There must be something strangely sacred about salt. It is in our tears and in the sea.Kahlil Gibran
Those of us who’ve suffered one or more devastating losses often describe grief as being like the ocean with pain and longing breaking over us in waves. At times, the sadness is overwhelming, and we feel as though we’re drowning. But over time, we learn to float, to keep our head above water. We begin to recognize when the big waves are coming and become better able to deal with them. Although we never escape the sadness, we learn to navigate the waters of grief and move forward into the life we create in the wake of our loss.
During my darkest days, I found that the wisdom and experience of other grievers helped me to re-enter the world. They showed me that life after the death of a beloved was possible, that I could begin to see beauty, find grace and feel hope, even joy. They helped me realize that love was all around me, and all I had to do was lean in.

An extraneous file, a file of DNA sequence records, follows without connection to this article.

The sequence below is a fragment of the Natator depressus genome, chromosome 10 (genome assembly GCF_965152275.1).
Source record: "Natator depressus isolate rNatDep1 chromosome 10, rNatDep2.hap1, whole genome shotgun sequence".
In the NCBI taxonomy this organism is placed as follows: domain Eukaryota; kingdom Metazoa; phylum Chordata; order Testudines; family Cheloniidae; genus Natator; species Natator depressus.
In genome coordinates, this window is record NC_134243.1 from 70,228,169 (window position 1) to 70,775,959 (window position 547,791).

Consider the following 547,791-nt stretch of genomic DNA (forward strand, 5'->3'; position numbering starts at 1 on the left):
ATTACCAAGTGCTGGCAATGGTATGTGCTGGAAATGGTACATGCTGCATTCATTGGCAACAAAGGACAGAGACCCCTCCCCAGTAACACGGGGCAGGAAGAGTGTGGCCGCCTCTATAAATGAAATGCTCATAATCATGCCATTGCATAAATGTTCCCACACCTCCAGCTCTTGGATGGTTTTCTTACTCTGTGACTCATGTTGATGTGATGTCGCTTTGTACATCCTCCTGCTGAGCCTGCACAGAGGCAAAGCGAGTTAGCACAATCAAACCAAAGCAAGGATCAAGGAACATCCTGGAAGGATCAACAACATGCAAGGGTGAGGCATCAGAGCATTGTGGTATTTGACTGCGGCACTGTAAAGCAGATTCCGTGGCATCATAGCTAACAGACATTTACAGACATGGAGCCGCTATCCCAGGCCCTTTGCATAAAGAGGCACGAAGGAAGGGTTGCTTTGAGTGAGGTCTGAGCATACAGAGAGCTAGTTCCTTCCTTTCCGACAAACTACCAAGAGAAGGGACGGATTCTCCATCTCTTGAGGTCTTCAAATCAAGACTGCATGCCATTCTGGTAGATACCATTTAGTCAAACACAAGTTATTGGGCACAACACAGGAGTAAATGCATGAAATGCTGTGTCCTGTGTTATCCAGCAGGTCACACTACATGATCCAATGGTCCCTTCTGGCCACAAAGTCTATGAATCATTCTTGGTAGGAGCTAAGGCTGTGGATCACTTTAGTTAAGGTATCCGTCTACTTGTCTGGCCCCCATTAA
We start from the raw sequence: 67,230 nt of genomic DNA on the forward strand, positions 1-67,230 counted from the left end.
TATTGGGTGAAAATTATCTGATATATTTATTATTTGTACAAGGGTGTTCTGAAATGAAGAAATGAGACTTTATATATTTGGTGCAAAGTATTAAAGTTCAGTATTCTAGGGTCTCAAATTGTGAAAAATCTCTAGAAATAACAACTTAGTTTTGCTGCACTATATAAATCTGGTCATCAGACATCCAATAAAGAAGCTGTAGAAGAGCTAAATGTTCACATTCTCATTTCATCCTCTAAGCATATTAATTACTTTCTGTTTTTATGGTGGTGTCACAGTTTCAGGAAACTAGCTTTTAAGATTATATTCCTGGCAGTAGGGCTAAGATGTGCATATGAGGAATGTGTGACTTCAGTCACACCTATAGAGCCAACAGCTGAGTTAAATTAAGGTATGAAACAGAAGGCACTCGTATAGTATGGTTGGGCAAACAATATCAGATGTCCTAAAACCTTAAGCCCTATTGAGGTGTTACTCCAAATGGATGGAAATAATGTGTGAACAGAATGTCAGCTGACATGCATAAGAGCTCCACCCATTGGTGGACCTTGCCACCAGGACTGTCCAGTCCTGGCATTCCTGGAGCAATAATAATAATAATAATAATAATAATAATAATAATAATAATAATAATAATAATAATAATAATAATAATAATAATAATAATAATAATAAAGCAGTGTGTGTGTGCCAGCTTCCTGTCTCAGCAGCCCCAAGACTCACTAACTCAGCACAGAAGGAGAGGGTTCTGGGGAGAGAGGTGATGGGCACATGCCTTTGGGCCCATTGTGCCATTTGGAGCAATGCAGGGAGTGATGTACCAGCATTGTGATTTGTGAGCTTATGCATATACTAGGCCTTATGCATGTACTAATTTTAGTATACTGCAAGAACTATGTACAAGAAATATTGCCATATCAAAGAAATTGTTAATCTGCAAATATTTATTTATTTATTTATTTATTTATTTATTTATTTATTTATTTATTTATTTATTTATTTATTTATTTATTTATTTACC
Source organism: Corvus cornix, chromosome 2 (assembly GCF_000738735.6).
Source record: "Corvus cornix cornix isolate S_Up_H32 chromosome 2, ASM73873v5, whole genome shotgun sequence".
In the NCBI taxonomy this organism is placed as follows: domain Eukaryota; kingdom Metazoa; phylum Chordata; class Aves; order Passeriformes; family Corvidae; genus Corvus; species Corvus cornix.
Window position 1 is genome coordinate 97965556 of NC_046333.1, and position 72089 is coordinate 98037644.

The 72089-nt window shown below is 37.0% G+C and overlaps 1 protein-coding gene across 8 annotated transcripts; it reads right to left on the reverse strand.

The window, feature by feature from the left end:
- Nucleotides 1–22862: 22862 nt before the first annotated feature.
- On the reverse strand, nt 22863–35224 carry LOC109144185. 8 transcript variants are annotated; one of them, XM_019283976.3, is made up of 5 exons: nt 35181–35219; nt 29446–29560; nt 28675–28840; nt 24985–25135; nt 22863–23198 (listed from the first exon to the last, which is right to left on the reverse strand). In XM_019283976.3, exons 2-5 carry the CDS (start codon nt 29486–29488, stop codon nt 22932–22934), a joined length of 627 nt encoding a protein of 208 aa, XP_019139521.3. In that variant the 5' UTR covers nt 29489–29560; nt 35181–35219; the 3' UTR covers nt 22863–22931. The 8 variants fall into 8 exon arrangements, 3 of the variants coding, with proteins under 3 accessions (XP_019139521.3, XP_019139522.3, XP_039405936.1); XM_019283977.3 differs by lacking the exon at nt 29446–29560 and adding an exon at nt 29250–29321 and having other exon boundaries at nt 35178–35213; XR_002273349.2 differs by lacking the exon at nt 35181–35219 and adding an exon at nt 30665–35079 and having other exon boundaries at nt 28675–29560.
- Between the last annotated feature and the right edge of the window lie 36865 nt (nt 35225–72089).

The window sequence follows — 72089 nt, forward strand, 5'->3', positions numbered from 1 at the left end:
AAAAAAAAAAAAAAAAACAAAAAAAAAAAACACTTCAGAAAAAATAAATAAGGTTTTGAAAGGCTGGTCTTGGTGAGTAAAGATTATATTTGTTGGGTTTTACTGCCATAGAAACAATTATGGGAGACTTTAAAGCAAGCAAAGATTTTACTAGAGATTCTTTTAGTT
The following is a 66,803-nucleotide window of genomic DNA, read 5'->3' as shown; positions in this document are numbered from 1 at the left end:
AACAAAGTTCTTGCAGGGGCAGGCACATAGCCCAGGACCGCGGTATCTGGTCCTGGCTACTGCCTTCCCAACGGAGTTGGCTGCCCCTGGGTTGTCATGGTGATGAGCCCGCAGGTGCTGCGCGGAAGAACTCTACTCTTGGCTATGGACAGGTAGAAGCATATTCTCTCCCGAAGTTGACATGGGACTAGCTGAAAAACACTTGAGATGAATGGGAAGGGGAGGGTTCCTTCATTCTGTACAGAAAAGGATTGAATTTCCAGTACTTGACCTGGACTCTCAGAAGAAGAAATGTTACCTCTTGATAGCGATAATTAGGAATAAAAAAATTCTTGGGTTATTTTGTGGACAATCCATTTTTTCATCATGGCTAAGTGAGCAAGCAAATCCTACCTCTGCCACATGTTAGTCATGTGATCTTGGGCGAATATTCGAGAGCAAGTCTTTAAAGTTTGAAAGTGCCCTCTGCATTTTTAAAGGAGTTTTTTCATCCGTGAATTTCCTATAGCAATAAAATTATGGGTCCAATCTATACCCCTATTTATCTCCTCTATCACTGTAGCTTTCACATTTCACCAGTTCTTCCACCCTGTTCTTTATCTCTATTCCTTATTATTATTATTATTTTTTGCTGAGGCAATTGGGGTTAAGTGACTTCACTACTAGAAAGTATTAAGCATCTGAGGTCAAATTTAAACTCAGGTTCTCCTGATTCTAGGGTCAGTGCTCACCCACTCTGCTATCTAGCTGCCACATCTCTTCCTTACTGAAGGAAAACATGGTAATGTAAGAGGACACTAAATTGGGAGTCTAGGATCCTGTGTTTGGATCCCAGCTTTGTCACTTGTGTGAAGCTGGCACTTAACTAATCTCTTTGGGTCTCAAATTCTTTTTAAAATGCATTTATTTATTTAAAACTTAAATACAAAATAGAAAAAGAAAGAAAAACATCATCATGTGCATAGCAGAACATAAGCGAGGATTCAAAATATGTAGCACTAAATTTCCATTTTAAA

At Salt Water, our community can help you find your equilibrium and begin to heal after an unbearable loss. As Barbara Kingsolver put it so beautifully in High Tide in Tucson:
What a stroke of luck. What a singular brute feat of outrageous fortune: to be born into citizenship in the animal kingdom. We love and we lose, go back to the start and do it right over again. For every heavy forebrain solemnly cataloguing the facts of a harsh landscape, there’s a rush of intuition behind it crying out: High tide! Time to move out into the glorious debris. Time to take this life for what it is.
We invite you to become part of our community. Share your story, ask a question, make a comment. We’d love to hear from you.
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Dogs are not our whole lives but they make our lives whole. Roger Caras
A difficult life is not less worth living than a gentle one. Joy is simply easier to carry than sorrow. And your heart could lift a city from how long you’ve spent holding what’s been nearly impossible to hold. Andrea Gibson
Not everyone can heal under the light. Some need the darkness. Akshay vasu
“On vis och,” he told himself. Dawn to dusk. A phrase that meant two things in his native tongue. A fresh start. A good end. V.E. Schwab, The Invisible Life of Addie LaRue
But are we in fact asking the wrong question—instead of how do we stay happy, should we ask how do we survive, stay alive, or even bloom when the world goes dark, when we are, for instance, overwhelmed by illness or heartbreak, loss or pain? Julia Baird, Phosphorescence: A Memoir of Finding Joy When Your World Goes Dark